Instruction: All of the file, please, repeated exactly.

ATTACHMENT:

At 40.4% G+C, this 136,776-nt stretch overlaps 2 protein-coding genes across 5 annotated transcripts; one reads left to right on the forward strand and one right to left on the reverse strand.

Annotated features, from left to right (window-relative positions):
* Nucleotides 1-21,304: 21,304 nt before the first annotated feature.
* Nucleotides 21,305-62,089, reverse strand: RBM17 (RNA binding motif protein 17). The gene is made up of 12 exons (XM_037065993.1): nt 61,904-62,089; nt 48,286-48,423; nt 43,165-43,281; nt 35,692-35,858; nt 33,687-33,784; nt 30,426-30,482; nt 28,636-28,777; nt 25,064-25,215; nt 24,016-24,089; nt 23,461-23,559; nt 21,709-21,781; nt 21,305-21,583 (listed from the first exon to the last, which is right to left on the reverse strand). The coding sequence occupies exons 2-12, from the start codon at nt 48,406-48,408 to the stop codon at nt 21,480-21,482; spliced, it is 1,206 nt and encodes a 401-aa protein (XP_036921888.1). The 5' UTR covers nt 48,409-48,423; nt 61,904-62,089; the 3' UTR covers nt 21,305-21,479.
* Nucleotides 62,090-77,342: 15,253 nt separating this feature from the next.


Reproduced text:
At 40.4% G+C, this 136,776-nt stretch overlaps 2 protein-coding genes across 5 annotated transcripts; one reads left to right on the forward strand and one right to left on the reverse strand.

Annotated features, from left to right (window-relative positions):
* Nucleotides 1-21,304: 21,304 nt before the first annotated feature.
* Nucleotides 21,305-62,089, reverse strand: RBM17 (RNA binding motif protein 17). The gene is made up of 12 exons (XM_037065993.1): nt 61,904-62,089; nt 48,286-48,423; nt 43,165-43,281; nt 35,692-35,858; nt 33,687-33,784; nt 30,426-30,482; nt 28,636-28,777; nt 25,064-25,215; nt 24,016-24,089; nt 23,461-23,559; nt 21,709-21,781; nt 21,305-21,583 (listed from the first exon to the last, which is right to left on the reverse strand). The coding sequence occupies exons 2-12, from the start codon at nt 48,406-48,408 to the stop codon at nt 21,480-21,482; spliced, it is 1,206 nt and encodes a 401-aa protein (XP_036921888.1). The 5' UTR covers nt 48,409-48,423; nt 61,904-62,089; the 3' UTR covers nt 21,305-21,479.
* Nucleotides 62,090-77,342: 15,253 nt separating this feature from the next.